The launch ceremony was held in the office of the Mitsui O.S.K Mauritius Ltd at Pointe D’Esny in Grand Port, Mauritius. We could see with binoculars the remaining part of the wreck of MV Wakashio. A sad sight!
I am overjoyed with the progress of my illustrated children’s book Wakashio. Je souhaite partager avec mon audience cet élan de bonheur.
Je remercie mes lecteurs pour leur soutien.
‘To have a great book, we must have a great audience’. C.S.Lewis.
In traditional Japanese poetry a kigo is a word associated with a season. Nowadays poets mostly outside Japan do not use a kigo as a must when writing haiku poetry. I think that a kigo adds a streak of romanticism in haiku poems for the simple reason that we and our moods are ruled by seasons.
Lord Shiva is the All- Compassionate Hindu God, who swallowed the deadly poison ‘halahala’ to save the world from annihilation.
It is told, by munis (wise men) and sages, that when creation was complete, Lord Shiva and His Consort, Goddess Parvati went to live on the top of the Kailash Mountain in the Himalayas. Parvati Devi, one day, asked Lord Shiva- “O Lord! Which of the many rituals observed by your devotees please you most?” Lord Shiva replied- “The fourteenth night of the new moon in the dark fortnight, during the month of Phalgun, is My Favorite Day. It is called Shivratri. My devotees give me greater happiness by fasting rather than ceremonial offerings of flowers, sweets and incense. They observe strict spiritual discipline in the day and worship me in four different forms during each of the four successive three-hour periods of the night. The offering of a few bael leaves is more precious to me than the most fragrant flower and the most expensive jewel. They bathe me in milk in the first period, in curd in the second, in clarified butter in the third and in honey, in the fourth and last period. In the morning, after the prescribed ceremonies, they break the fast. No ritual can compare with this simple routine in sanctity.”
It is interesting to note that the bael leaf that we offer in the ceremonial rituals to Lord Shiva is considered sacred as the bael tree grows near the Shiva temple and the leaf has the particularity of blossoming in the shape of a trishul- three small leaves in a tiny twig, one in the middle and, one on each side. -Anita Bacha-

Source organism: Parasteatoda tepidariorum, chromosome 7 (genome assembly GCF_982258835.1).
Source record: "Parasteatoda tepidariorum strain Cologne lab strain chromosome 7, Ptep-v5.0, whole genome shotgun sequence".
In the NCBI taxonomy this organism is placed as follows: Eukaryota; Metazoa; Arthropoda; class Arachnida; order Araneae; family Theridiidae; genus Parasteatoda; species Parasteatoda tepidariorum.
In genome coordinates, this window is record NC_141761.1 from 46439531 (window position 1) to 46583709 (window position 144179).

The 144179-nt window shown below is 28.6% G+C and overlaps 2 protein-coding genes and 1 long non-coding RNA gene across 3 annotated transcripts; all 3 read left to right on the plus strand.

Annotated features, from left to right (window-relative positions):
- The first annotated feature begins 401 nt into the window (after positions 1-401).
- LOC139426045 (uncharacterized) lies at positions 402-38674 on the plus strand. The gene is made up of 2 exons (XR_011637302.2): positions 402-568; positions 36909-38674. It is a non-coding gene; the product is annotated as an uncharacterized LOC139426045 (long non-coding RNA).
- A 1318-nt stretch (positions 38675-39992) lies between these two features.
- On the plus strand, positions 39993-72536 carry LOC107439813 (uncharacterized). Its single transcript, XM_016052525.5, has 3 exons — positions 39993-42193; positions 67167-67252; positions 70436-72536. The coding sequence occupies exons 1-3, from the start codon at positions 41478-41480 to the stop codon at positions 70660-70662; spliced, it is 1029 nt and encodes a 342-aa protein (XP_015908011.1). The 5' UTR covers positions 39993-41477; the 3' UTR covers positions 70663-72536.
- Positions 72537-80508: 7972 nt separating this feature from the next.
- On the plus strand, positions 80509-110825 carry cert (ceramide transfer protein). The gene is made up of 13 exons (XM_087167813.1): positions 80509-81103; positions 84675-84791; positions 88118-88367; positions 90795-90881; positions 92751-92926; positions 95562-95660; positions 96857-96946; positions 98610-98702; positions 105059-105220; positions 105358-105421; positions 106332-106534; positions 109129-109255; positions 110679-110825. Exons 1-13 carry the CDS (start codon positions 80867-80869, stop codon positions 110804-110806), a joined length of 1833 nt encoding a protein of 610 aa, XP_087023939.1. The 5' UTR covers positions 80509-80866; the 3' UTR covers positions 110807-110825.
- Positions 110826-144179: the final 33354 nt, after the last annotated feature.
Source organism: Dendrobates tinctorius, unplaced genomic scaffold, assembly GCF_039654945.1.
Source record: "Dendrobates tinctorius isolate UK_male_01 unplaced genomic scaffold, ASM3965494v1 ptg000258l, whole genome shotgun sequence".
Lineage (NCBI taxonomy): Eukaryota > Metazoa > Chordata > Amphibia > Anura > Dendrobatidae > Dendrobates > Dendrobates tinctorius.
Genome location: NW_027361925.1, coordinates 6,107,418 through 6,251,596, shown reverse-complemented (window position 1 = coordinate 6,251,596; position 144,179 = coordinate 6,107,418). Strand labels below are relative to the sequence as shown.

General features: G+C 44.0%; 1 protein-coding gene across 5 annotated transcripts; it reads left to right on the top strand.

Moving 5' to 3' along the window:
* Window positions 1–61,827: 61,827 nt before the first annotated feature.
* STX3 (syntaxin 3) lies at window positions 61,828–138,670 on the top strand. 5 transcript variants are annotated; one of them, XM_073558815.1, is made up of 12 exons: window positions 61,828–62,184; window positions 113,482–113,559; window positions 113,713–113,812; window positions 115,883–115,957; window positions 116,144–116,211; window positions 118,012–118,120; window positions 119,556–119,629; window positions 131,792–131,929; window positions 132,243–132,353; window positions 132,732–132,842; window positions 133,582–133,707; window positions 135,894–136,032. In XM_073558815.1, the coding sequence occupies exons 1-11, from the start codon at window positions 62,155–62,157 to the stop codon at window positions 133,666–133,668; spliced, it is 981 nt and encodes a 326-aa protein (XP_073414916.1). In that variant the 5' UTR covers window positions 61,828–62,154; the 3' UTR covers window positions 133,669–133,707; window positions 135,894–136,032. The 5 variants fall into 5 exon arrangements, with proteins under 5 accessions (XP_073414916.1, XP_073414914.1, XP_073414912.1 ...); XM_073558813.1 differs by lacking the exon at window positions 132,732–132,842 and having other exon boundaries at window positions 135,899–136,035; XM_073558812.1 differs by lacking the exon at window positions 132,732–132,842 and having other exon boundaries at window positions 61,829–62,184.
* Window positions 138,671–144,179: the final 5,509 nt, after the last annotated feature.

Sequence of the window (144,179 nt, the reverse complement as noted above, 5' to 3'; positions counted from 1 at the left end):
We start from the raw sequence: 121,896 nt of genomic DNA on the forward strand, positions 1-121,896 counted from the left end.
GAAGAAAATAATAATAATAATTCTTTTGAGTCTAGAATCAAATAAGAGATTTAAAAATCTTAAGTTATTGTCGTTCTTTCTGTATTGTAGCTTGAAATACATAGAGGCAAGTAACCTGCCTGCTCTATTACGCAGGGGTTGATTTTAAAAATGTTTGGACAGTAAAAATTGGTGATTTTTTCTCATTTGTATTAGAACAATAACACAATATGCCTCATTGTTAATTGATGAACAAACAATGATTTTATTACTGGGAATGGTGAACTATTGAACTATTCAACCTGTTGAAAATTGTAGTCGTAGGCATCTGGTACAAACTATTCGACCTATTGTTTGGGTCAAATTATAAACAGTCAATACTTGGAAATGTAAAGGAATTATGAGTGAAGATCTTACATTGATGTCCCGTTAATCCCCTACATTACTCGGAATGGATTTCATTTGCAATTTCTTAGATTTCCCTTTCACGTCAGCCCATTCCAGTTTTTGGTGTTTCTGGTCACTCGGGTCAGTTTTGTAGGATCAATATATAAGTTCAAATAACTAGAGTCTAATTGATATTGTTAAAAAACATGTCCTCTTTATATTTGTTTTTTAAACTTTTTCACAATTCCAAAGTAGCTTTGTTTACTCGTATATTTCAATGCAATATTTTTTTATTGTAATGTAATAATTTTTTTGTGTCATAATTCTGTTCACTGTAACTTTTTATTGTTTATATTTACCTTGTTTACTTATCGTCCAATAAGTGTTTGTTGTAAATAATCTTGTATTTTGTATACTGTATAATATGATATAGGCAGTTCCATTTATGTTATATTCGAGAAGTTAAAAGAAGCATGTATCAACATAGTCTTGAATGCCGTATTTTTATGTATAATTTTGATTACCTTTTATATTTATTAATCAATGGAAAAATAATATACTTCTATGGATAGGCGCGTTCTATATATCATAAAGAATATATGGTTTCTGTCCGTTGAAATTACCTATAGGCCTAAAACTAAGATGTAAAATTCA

Once there was a little boy who lived with his poor, widowed mother in a far away village. His name was Harry. During school holidays he had no friend with whom to play. His mother was a loving woman and played with him when she was not busy with her household chores. One day, however, she fell ill and Harry became very lonely. His mother consoled him and told him to go out and play with Krishna. ‘Who is Krishna?’ Harry asked his mother. ‘Krishna is the friend of all!’ Harry rushed out eagerly calling ‘Krishna! Krishna!’ ‘Hello!’ said a cow herd boy coming from behind a tree ‘why are you calling my name?’ “Let’s play!’ Harry uttered with joy. They played together during the school holidays. Back to school, Harry told the school master about his new friend, Krishna. The school master listened to his story but did not believe a word of it. Soon it was the birthday of the school master. Harry became very sad; he had no money to buy him a birthday present. His mother then reminded him of his friend Krishna. ‘Go and talk to your friend Krishna’ she told Harry, ‘he will surely help you!’ Harry did as he was told and Krishna gave him a pot of butter milk. ‘Here! This is a birthday present for your school master!’ Unfortunately, the school master was not happy with the present. He scorned at it and asked his servant to throw the milk curd away. The servant complied but amazingly, the pot was filled with milk curd again. After several attempts to empty the pot, he ran to the school master to tell him about the incredible happening. ‘What!’ the school master exclaimed ‘it must be a magic pot!’ He immediately summoned Harry and asked him about the source of the pot. When Harry replied that his friend Krishna gave it to him, the school master asked him to take him to Krishna immediately. ‘I want to see your friend!’ he exclaimed. The school master followed Harry to the place where he met Krishna. At the top of his voice, Harry called for his friend but Krishna did not appear. Then from behind a tree, they heard another voice: ‘Why are you calling me Harry?’ Harry recognized the voice of his friend Krishna. He replied: ‘My school master wants to see you.’ ‘The school master cannot see me, Harry, because no one can see me unless he believes in me!’ said the voice gently but firmly. The school master was bowled over. He returned to the school with his tail between his legs.